Foreign MNEs and domestic SMEs can establish strategic partnerships around the development of joint R&D and innovation projects, which can create opportunities for technology transfer, especially in high-technology and knowledge-intensive industries. These partnerships can take many forms, including joint ventures, licensing agreements, research collaborations, globalised business networks (i.e. membership-based business organisations, trade associations, stakeholder networks), and R&D and technology alliances. Strategic partnerships between affiliates of foreign MNEs and domestic SMEs have the potential to contribute extensively to knowledge and technology spillovers. This section provides some insights on strengths and opportunities related to strategic partnerships in the Slovak Republic.

Slovak innovative SMEs collaborate for innovation as much as their European peers. In the Slovak Republic, 25% of small and 38% of medium-sized innovative businesses report being engaged in co-operation on R&D and innovation activities with other enterprises or organisations, in line with the EU-27 average of 26% and 36% respectively (Figure 3.5).

Slovak small and medium-sized innovative businesses mostly undertake co-operation with private business partners outside their own enterprise group. Most interestingly, R&D and innovation co-operation with buyer or supplier firms appears to be more common than in other European countries. The share of Slovak innovative small and medium-sized firms co-operating with private sector clients or customers exceeds the EU-27 average, and so does the share of innovative SMEs reporting to co-operate with suppliers. Although data do not allow distinguishing among foreign-owned and domestically-owned partner firms, the fact that R&D collaboration is a relatively common practice among Slovak innovative SMEs, especially within their network of buyers and suppliers, may suggest some potential for spillovers in this area.

Technology licensing is a less common practice among Slovak firms than in other European countries. In 2018, less than 3% of small firms in the Slovak Republic purchased or licensed intellectual property (IP) rights from other firms, a share that is comparatively low across the EU (Figure 3.6). As in most other countries, IP licensing is more common among medium-sized firms (5%) but these still rank lower than their peers in Poland or the Czech Republic (10%). Slovak large firms are also among the less inclined to license or purchase IP rights from other firms across European countries. Overall, the comparatively low diffusion of technology licensing agreements among private business enterprises of all sizes in the Slovak Republic could suggest a scarce potential for spillovers through this particular type of channel. In this respect, however, Eurostat CIS data is not fully conclusive as it does not allow distinguishing whether IP issuing firms are foreign-owned or domestically-owned.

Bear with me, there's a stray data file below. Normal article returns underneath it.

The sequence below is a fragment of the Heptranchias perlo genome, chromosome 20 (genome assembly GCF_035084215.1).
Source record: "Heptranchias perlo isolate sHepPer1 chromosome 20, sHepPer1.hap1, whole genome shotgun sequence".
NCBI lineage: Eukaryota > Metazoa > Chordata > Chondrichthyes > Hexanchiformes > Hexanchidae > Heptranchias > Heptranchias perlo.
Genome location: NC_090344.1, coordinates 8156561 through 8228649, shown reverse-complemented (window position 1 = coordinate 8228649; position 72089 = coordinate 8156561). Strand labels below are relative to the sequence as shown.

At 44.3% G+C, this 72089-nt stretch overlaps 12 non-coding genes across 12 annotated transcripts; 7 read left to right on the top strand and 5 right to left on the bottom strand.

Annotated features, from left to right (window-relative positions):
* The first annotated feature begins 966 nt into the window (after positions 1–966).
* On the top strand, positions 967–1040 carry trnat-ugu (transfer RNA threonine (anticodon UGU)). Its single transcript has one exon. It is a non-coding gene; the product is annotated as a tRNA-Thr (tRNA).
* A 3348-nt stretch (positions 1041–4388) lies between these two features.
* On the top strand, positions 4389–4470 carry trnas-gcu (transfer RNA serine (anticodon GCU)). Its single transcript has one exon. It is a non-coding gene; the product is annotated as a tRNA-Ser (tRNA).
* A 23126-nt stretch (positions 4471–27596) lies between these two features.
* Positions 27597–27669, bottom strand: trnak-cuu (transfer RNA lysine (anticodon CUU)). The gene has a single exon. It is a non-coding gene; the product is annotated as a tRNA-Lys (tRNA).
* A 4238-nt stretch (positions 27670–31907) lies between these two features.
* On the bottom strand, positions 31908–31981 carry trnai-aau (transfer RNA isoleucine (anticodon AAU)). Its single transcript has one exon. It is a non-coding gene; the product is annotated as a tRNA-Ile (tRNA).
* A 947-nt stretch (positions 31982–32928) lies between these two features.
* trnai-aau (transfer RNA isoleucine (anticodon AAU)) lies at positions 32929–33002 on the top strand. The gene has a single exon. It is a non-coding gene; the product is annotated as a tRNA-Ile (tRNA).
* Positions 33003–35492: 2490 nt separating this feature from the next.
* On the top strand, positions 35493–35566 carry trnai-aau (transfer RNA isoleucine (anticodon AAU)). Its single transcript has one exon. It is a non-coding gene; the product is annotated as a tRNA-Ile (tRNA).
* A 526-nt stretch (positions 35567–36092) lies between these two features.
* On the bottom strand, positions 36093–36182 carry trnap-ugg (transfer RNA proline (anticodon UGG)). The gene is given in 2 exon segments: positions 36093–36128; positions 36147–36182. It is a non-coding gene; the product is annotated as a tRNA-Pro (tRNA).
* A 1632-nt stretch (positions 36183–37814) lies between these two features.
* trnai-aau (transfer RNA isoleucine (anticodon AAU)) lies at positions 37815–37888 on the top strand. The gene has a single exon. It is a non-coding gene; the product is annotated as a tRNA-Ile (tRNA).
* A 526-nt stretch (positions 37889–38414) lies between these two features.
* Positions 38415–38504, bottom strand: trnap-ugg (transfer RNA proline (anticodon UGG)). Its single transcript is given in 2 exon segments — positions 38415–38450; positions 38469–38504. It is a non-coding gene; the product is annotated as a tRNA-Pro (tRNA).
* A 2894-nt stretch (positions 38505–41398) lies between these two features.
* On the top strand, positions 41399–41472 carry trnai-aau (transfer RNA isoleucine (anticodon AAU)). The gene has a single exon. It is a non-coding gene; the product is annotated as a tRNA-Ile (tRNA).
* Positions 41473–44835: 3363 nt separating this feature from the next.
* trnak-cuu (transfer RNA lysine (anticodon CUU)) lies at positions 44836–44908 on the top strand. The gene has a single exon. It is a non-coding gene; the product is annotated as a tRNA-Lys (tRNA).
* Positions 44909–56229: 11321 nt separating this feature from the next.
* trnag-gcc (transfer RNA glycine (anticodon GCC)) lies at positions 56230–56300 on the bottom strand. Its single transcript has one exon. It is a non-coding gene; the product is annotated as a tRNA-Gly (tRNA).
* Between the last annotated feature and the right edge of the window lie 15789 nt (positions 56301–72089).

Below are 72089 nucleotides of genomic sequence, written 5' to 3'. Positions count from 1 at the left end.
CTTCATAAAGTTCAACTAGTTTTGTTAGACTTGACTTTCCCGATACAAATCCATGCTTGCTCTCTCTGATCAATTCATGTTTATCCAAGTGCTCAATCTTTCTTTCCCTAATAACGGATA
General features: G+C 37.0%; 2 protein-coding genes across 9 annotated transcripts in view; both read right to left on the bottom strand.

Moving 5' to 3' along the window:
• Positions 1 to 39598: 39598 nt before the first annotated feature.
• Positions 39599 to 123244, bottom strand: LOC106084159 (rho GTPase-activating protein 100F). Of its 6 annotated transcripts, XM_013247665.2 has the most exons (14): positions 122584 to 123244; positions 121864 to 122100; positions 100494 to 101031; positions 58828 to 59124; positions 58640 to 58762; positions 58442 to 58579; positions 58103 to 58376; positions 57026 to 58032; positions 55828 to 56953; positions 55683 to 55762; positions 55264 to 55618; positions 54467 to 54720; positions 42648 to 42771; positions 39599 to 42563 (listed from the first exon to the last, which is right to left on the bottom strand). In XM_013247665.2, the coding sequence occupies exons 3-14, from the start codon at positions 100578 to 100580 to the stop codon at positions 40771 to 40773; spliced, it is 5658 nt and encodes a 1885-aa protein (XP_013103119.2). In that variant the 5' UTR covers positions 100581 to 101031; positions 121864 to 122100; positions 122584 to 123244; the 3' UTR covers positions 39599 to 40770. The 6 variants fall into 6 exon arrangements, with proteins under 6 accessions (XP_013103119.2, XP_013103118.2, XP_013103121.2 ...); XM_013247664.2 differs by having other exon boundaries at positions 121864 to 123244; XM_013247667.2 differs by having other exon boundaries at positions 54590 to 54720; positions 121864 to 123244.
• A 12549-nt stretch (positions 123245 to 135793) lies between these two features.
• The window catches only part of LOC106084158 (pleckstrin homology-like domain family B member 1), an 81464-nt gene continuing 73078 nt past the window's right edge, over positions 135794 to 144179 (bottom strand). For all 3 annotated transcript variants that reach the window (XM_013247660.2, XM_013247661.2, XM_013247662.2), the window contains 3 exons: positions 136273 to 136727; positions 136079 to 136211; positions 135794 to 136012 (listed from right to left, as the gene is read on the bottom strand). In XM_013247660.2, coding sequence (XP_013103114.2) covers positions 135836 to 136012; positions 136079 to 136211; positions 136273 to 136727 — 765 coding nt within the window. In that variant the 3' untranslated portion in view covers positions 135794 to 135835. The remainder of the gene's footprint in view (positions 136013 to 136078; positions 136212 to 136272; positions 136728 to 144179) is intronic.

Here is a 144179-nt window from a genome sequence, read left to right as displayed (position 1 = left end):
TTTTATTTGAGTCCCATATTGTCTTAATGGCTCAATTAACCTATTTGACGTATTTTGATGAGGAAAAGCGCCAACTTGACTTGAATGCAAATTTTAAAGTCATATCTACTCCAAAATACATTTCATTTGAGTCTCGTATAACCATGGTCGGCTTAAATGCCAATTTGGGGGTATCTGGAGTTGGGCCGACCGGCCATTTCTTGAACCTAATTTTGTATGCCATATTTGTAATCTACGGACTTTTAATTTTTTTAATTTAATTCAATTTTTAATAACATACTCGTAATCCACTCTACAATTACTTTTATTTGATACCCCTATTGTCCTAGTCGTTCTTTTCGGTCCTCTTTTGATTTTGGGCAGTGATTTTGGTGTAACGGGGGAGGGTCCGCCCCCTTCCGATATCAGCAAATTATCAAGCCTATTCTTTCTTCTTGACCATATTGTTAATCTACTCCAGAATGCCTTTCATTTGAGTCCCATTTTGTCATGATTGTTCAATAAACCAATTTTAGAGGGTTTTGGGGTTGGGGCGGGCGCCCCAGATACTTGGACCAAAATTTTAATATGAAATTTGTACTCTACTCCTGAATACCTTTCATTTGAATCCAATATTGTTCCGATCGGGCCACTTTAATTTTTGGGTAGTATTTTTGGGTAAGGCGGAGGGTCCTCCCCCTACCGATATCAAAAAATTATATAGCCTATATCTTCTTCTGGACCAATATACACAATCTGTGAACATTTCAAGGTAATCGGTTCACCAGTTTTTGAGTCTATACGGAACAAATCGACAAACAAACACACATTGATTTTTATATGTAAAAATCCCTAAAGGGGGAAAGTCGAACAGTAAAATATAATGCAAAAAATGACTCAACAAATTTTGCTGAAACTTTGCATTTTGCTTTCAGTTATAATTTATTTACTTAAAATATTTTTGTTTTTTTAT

Focusing on the manufacturing sector, data from the World Bank Enterprise Surveys (WB, 2020[7]) suggest a higher propensity of Slovak businesses to establish technology licensing agreements with foreign affiliates than in a selection of benchmarking countries (i.e. Estonia, Hungary, Latvia, Lithuania, Poland, Portugal and Slovenia) (Figure 3.7). This, by contrast with the former results, would suggest that technology transfers through this channel are likely to materialise mostly within the manufacturing sector.

The licensing of foreign technology in manufacturing is indeed significantly more frequent across all types of actors in the country, to the exclusion of other foreign firms. As compared to the patterns that could be observed in the benchmarking countries, licensing is particularly widespread among larger manufacturing firms (78%), but SMEs and domestic firms also make use of foreign technology. Indeed 24% of small and 40% of medium-sized firms in manufacturing use technology licensed from foreign companies against an average of 4% and 24% in selected OECD countries. The share of domestic firms licensing technology from FA is 33% -- more than in any of the selected comparator countries. Conversely, about half of foreign-owned manufacturers in the Slovak Republic licensed technology from (other) foreign firms – more than in Slovenia (26%) but a much lower share than in Portugal (90%) or Poland (70%). There is also less difference between exporters and non-exporters in terms of licensing. The opportunity of technology spillovers are therefore highly uneven, with a possible bias towards large domestic manufacturers.

Joint ventures between domestic and foreign partners played an important role in the Slovak transition to a market economy in the 1990s (Ferencíková, 2016[9]). However, these forms of co-operation received limited research attention in subsequent decades, and up-to-date evidence on the operation of international joint ventures in the Slovak Republic is currently in short supply. A rough estimation of the total number of Slovak-foreign joint ventures operating in the country is provided by Hlusková (2016[10]). According to the author’s calculation, approximately 8 500 joint ventures were operating in the Slovak Republic in 2016, 3 503 of which were headquartered in the Bratislava region, with the Trnava region ranking second (889 joint ventures) and the other regions lagging far behind. Ferencíková (2016[9]) calculates that international joint ventures accounted for 20% of all foreign-invested companies in 2015.

Another way to assess the diffusion of joint venture agreements in the Slovak Republic is to look at existing restrictions on foreign ownership, namely any foreign equity limitations in target sectors or ventures (OECD, forthcoming[11]). According to the OECD Foreign Direct Investment Regulatory Restrictiveness Index (FDI RRI) (OECD, 2020[12]), the Slovak Republic’s score on foreign equity restrictions is above the OECD average and significantly higher than in peer economies like the Czech Republic or Portugal. Restrictions on foreign ownership, however, are most prevalent in the services sector, real estate investment, air and transport. Since the operation of foreign MNEs in the Slovak Republic is rather concentrated in the manufacturing industry (as discussed supra in Chapter 2), then there is no strong evidence of international joint ventures taking place in the Slovak Republic as a result of foreign ownership restrictions. Such restrictions should be avoided as a means to achieve FDI-SME spillovers in the first place, as they are found to have the side effect of deterring FDI (OECD, forthcoming[11]).